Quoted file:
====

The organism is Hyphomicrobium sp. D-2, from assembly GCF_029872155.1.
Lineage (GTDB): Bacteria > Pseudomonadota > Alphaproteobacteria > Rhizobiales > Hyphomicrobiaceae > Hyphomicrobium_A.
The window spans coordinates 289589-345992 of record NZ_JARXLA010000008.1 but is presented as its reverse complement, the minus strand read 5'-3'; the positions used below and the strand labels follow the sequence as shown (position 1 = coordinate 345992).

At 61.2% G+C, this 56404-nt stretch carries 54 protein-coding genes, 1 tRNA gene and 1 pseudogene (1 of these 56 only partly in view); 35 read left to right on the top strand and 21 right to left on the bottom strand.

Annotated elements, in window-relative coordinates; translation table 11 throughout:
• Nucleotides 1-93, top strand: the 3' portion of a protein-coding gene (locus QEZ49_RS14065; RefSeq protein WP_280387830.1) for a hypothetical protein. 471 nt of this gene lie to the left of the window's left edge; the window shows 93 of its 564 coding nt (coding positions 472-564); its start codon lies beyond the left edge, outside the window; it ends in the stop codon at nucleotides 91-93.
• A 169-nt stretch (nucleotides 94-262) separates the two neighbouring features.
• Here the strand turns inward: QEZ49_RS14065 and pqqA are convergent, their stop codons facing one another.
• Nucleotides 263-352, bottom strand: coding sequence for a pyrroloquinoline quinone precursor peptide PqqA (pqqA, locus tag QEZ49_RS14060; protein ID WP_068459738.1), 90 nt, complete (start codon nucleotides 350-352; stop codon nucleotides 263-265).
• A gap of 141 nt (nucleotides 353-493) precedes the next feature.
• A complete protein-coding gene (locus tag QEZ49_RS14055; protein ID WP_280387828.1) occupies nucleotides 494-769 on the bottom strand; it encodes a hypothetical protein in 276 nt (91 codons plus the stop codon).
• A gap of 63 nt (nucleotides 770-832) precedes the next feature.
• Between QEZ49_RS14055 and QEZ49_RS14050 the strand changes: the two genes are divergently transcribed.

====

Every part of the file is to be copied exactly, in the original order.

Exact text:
The organism is Hyphomicrobium sp. D-2, from assembly GCF_029872155.1.
Lineage (GTDB): Bacteria > Pseudomonadota > Alphaproteobacteria > Rhizobiales > Hyphomicrobiaceae > Hyphomicrobium_A.
The window spans coordinates 289589-345992 of record NZ_JARXLA010000008.1 but is presented as its reverse complement, the minus strand read 5'-3'; the positions used below and the strand labels follow the sequence as shown (position 1 = coordinate 345992).

At 61.2% G+C, this 56404-nt stretch carries 54 protein-coding genes, 1 tRNA gene and 1 pseudogene (1 of these 56 only partly in view); 35 read left to right on the top strand and 21 right to left on the bottom strand.

Annotated elements, in window-relative coordinates; translation table 11 throughout:
• Nucleotides 1-93, top strand: the 3' portion of a protein-coding gene (locus QEZ49_RS14065; RefSeq protein WP_280387830.1) for a hypothetical protein. 471 nt of this gene lie to the left of the window's left edge; the window shows 93 of its 564 coding nt (coding positions 472-564); its start codon lies beyond the left edge, outside the window; it ends in the stop codon at nucleotides 91-93.
• A 169-nt stretch (nucleotides 94-262) separates the two neighbouring features.
• Here the strand turns inward: QEZ49_RS14065 and pqqA are convergent, their stop codons facing one another.
• Nucleotides 263-352, bottom strand: coding sequence for a pyrroloquinoline quinone precursor peptide PqqA (pqqA, locus tag QEZ49_RS14060; protein ID WP_068459738.1), 90 nt, complete (start codon nucleotides 350-352; stop codon nucleotides 263-265).
• A gap of 141 nt (nucleotides 353-493) precedes the next feature.
• A complete protein-coding gene (locus tag QEZ49_RS14055; protein ID WP_280387828.1) occupies nucleotides 494-769 on the bottom strand; it encodes a hypothetical protein in 276 nt (91 codons plus the stop codon).
• A gap of 63 nt (nucleotides 770-832) precedes the next feature.
• Between QEZ49_RS14055 and QEZ49_RS14050 the strand changes: the two genes are divergently transcribed.